Prosecutors: Marshall supplied 1975 SD murder gun

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By Carson Walker
Sioux Falls, South Dakota (AP) 10-08


For the first time, federal prosecutors handling a 1975 slaying on the Pine Ridge Reservation have directly accused one of the defendants of supplying the gun that was used to kill Annie Mae Aquash.

Richard Marshall and John Graham pleaded not guilty Oct. 10 in Rapid City to a new indictment charging them with committing or aiding and abetting the first-degree murder of Aquash when all three were active with the American Indian Movement.

Marshall was indicted in August, five years after Graham and another AIM member, Arlo Looking Cloud, were initially charged

Marshall was at his house in Allen when he gave Graham, Looking Cloud and Clarke the revolver and shells used to kill Aquash, they wrote. The prosecutors also wrote that the meeting included an exchange of the “baggage note” – correspondence supposedly to Marshall from other AIM members that referred to Aquash.

Looking Cloud was convicted in 2004 for his role in Aquash’s murder and sentenced to a mandatory life prison term.

Witnesses at his trial said he, Graham and another AIM member, Theda Clarke, drove Aquash from Denver in late 1975 and that Graham shot Aquash in the Badlands as she begged for her life.

Clarke, who lives in a nursing home in western Nebraska, has not been charged.

Graham has denied killing Aquash but acknowledges being in the car from Denver.

Some speculated AIM members killed Aquash because she knew some of them were government spies, while others said she was executed because she herself was suspected of being an informant. Federal authorities have said Aquash was not an informant and they had nothing to do with her death.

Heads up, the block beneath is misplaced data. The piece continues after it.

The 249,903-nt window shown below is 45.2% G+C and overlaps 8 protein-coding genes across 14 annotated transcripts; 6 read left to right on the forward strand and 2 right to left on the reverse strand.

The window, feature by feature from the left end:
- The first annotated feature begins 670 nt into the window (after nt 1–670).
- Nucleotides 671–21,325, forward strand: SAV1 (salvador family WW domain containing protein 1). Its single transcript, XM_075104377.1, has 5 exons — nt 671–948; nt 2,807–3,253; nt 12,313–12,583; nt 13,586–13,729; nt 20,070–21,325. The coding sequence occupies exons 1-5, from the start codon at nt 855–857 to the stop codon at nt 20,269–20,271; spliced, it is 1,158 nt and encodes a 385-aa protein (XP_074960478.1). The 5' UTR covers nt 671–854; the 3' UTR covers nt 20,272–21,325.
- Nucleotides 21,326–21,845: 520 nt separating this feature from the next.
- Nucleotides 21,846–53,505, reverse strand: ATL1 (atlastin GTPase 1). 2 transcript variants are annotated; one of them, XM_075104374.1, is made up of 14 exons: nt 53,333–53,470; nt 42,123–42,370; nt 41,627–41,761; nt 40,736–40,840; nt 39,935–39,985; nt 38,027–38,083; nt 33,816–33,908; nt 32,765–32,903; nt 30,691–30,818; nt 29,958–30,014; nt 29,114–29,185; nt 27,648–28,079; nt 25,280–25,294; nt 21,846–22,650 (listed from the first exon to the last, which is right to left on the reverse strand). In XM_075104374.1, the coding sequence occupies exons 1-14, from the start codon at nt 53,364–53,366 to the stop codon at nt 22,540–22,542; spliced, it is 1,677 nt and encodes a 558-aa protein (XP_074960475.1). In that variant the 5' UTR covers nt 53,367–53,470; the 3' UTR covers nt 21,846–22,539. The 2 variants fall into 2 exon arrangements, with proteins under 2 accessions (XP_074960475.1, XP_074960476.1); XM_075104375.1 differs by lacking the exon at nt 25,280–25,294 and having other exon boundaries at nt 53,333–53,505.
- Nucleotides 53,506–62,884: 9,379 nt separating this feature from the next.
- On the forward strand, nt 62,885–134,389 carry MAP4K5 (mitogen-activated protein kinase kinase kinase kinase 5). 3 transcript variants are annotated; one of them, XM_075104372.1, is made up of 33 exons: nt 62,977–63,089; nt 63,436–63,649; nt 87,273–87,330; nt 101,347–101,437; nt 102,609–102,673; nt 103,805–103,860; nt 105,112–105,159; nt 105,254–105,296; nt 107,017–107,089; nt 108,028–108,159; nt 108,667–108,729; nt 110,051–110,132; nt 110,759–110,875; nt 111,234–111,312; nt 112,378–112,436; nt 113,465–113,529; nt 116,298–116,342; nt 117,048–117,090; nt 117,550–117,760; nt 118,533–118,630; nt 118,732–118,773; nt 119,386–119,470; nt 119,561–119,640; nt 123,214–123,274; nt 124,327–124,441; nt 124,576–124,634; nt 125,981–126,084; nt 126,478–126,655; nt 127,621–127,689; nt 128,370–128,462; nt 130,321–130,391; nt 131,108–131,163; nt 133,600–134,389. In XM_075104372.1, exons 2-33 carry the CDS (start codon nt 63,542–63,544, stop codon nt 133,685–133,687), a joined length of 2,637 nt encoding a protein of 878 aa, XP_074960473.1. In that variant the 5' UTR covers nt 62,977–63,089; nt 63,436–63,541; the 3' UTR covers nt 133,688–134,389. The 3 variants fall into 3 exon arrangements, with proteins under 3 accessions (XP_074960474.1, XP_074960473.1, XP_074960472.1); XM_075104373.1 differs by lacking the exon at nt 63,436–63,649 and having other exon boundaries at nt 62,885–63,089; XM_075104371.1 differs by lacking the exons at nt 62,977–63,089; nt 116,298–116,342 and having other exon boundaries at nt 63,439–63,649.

In a new filing, U.S. Attorney Marty Jackley and Assistant U.S. Attorney Bob Mandel gave each man 10 days to provide notice of an alibi defense, including where they were and who they were with when Aquash was believed to be killed on Dec. 12, 1975.

Jackley and Mandel repeat the allegation in the alibi notice for Graham and include a section accusing him of shooting Aquash, which they have previously alleged and to which witnesses at Looking Cloud’s trial testified.

The pathologist who did a second autopsy on Aquash’s body concluded she died of a single gunshot wound to the head.

Graham was to stand trial lOctober 6 but a judge threw out the original indictment because it didn’t show that grand jurors considered whether either he or Aquash belonged to a federally recognized American Indian tribe, which the law requires.

Graham is from the Tsimshian Tribe in the Yukon and fought his return to South Dakota in British Columbia for more than four years. He was extradited in December after the Supreme Court of Canada refused to review his case.

Aquash, a member of Mi’kmaq Tribe of Nova Scotia, was buried at an Oglala cemetery but her family exhumed the body in 2004 and reburied it in Canada.

Marshall, a Lakota from South Dakota, was indicted in August and was scheduled to be tried separately but his case has since been joined with Graham’s. The judge set a trial date for both Graham and Marshall for February 24, 2009.

Aquash, 30, was among the Indians who occupied the village of Wounded Knee in a 71-day standoff with federal authorities in 1973 that included exchanges of gunfire with agents who surrounded the village.

 



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